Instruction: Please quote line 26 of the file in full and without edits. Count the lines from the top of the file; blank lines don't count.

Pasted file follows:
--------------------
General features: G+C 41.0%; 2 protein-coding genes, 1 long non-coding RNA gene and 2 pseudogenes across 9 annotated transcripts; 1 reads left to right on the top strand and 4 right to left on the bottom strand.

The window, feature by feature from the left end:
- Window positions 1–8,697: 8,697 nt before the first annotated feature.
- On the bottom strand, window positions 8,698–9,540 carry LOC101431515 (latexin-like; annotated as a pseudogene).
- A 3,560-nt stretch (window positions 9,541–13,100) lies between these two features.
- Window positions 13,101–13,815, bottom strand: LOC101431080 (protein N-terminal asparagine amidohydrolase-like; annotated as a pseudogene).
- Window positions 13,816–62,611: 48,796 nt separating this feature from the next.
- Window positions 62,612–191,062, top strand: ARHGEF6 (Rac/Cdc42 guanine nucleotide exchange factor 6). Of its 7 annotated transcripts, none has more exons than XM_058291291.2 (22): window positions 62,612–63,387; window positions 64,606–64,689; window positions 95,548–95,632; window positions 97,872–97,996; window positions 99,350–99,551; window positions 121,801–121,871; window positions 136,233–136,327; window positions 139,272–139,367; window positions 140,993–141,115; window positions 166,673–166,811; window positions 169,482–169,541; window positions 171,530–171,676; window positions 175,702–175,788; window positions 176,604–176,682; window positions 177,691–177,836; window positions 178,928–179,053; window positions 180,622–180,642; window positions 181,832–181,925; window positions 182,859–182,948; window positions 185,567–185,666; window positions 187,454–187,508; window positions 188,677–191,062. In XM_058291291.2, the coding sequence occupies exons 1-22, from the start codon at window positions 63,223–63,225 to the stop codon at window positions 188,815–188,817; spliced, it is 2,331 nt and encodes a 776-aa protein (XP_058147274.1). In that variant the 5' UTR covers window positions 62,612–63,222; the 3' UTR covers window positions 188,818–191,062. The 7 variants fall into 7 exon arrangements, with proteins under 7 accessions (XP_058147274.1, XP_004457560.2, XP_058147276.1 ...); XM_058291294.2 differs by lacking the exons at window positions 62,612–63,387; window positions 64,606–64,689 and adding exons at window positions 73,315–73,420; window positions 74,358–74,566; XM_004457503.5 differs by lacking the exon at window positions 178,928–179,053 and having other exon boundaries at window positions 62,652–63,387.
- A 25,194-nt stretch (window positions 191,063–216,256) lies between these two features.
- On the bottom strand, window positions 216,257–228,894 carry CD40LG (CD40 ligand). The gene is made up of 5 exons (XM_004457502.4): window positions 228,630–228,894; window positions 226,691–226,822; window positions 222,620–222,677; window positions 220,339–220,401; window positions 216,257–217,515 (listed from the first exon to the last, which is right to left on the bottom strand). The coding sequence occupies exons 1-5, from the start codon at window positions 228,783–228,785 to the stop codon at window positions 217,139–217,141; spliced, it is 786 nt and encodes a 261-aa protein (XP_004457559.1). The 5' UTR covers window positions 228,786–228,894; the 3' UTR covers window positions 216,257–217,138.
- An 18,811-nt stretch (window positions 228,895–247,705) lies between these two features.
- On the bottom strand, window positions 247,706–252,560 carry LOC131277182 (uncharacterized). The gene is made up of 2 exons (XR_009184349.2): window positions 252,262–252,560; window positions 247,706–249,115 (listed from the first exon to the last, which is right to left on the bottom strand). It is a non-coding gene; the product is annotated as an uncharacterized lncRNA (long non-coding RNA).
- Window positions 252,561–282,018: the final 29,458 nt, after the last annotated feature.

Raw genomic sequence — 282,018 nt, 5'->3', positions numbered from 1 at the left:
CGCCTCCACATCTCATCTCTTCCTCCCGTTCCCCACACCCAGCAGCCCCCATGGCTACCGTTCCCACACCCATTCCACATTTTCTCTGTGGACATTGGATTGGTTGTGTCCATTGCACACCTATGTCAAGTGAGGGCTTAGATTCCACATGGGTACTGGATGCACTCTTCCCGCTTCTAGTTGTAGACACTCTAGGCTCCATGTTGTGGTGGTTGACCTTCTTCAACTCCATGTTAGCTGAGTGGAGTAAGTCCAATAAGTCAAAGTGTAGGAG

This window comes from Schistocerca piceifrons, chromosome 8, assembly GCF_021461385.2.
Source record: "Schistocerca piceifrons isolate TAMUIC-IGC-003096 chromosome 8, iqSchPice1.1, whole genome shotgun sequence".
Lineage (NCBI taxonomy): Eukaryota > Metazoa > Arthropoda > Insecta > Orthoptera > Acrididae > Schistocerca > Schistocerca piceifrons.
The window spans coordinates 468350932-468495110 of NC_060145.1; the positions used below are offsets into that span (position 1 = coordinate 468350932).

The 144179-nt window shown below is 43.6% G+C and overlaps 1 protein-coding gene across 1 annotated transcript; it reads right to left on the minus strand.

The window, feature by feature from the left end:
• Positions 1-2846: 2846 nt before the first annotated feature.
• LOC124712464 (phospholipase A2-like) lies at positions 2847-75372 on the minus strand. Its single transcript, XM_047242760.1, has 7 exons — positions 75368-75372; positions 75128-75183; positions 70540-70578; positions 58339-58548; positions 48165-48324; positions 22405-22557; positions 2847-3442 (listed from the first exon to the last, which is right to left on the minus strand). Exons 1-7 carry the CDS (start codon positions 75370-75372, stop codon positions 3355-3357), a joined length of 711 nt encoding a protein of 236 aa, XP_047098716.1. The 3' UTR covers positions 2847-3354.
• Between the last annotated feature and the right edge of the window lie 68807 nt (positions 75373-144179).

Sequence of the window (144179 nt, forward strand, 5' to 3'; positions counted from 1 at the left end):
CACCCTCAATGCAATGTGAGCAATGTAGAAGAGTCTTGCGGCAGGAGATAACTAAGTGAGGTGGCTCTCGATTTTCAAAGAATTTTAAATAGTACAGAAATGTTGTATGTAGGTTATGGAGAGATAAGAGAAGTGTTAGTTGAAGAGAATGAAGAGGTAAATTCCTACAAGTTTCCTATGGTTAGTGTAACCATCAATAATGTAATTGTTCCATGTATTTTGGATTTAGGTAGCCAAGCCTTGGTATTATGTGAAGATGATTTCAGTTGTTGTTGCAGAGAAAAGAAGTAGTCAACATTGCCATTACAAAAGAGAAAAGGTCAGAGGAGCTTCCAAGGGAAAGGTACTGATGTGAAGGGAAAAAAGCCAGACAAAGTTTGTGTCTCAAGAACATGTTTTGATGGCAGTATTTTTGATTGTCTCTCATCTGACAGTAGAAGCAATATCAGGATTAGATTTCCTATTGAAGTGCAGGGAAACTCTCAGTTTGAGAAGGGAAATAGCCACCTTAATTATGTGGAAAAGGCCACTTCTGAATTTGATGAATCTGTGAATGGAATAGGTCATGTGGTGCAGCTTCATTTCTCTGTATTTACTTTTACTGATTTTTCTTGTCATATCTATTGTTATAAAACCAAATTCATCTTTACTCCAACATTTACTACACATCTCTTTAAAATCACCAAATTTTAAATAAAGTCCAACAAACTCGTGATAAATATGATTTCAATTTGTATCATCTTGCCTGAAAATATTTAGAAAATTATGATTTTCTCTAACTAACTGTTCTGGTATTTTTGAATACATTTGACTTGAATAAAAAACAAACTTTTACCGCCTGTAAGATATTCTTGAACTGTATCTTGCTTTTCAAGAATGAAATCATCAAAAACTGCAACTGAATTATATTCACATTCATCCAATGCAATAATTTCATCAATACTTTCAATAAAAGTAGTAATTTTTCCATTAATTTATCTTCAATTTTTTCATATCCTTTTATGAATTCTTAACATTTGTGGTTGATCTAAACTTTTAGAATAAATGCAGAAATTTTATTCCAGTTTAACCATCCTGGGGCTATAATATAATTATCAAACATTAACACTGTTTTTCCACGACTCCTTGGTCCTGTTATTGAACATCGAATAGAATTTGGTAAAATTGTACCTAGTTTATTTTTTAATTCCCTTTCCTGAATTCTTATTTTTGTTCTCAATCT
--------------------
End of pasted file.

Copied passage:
CACCCTCAATGCAATGTGAGCAATGTAGAAGAGTCTTGCGGCAGGAGATAACTAAGTGAGGTGGCTCTCGATTTTCAAAGAATTTTAAATAGTACAGAAATGTTGTATGTAGGTTATGGAGAGATAAGAGAAGTGTTAGTTGAAGAGAATGAAGAGGTAAATTCCTACAAGTTTCCTATGGTTAGTGTAACCATCAATAATGTAATTGTTCCATGTATTTTGGATTTAGGTAGCCAAGCCTTGGTATTATGTGAAGATGATTTCAGTTGTTGTTGCAGAGAAAAGAAGTAGTCAACATTGCCATTACAAAAGAGAAAAGGTCAGAGGAGCTTCCAAGGGAAAGGTACTGATGTGAAGGGAAAAAAGCCAGACAAAGTTTGTGTCTCAAGAACATGTTTTGATGGCAGTATTTTTGATTGTCTCTCATCTGACAGTAGAAGCAATATCAGGATTAGATTTCCTATTGAAGTGCAGGGAAACTCTCAGTTTGAGAAGGGAAATAGCCACCTTAATTATGTGGAAAAGGCCACTTCTGAATTTGATGAATCTGTGAATGGAATAGGTCATGTGGTGCAGCTTCATTTCTCTGTATTTACTTTTACTGATTTTTCTTGTCATATCTATTGTTATAAAACCAAATTCATCTTTACTCCAACATTTACTACACATCTCTTTAAAATCACCAAATTTTAAATAAAGTCCAACAAACTCGTGATAAATATGATTTCAATTTGTATCATCTTGCCTGAAAATATTTAGAAAATTATGATTTTCTCTAACTAACTGTTCTGGTATTTTTGAATACATTTGACTTGAATAAAAAACAAACTTTTACCGCCTGTAAGATATTCTTGAACTGTATCTTGCTTTTCAAGAATGAAATCATCAAAAACTGCAACTGAATTATATTCACATTCATCCAATGCAATAATTTCATCAATACTTTCAATAAAAGTAGTAATTTTTCCATTAATTTATCTTCAATTTTTTCATATCCTTTTATGAATTCTTAACATTTGTGGTTGATCTAAACTTTTAGAATAAATGCAGAAATTTTATTCCAGTTTAACCATCCTGGGGCTATAATATAATTATCAAACATTAACACTGTTTTTCCACGACTCCTTGGTCCTGTTATTGAACATCGAATAGAATTTGGTAAAATTGTACCTAGTTTATTTTTTAATTCCCTTTCCTGAATTCTTATTTTTGTTCTCAATCT